A brief ascent to the second floor of the Ackland Art Museum leads museum-goers to Ackland Upstairs, an evolving exhibit where the art changes every eight weeks.
The space, separated into galleries, contains artwork by different artists — all of varying mediums. The current installation opened Jan. 10.
Many of the galleries have been curated by UNC professors in tandem with their class coursework.
The courses include "First Year Seminar: North Carolina Black Feminisms," "Introduction to Fiction Writing," "Picture That: History of Photography from Tintypes to Instagram," "Literary Approaches to American Studies" and "Research Methods in Film Studies: Histories of Moviegoing."
Martin Johnson, an associate professor in the Department of English and Comparative Literature, teaches "Histories of Moviegoing." On Tuesday, he took his class to the exhibit.
He made sure to include movie posters from the late 19th to early 20th century for his students to analyze. His gallery includes several works of art, such as a satirical poster by the Guerilla Girls for a fictional movie entitled “The Birth of Feminism,” which features images of Pamela Anderson, Halle Berry and Catherine Zeta-Jones casted as Gloria Steinem, Flo Kennedy and Bella Abzug, respectively.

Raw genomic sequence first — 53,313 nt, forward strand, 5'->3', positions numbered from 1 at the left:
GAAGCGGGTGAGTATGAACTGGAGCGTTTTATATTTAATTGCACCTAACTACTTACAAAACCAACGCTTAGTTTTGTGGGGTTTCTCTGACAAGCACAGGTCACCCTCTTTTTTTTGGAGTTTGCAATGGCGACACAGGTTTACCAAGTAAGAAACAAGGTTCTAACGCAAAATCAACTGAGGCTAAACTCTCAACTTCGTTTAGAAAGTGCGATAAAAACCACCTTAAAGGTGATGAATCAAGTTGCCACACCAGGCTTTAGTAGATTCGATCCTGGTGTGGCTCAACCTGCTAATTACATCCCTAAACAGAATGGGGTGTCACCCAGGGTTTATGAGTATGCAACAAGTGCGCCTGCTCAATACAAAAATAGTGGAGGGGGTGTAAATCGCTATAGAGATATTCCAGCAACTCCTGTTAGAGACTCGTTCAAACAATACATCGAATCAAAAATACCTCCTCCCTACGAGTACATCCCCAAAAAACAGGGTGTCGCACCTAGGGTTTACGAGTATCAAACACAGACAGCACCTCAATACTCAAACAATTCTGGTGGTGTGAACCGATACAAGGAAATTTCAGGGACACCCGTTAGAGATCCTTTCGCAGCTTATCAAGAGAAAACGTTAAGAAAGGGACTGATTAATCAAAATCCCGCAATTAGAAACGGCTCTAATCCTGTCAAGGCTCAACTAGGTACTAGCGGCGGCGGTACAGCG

“I wanted to have my students figure out which movies the posters are for, but also to get to think about posters and artwork and what it means to look at a poster as art as opposed to advertising or just a kind of reservoir of information,” Johnson said.
Johnson said his class focuses on the history of moviegoing and movie culture on a global scale.
Antonia Randolph, a sociologist who teaches "North Carolina Black Feminisms," said her class centers on different aspects of Black feminist thought and practice.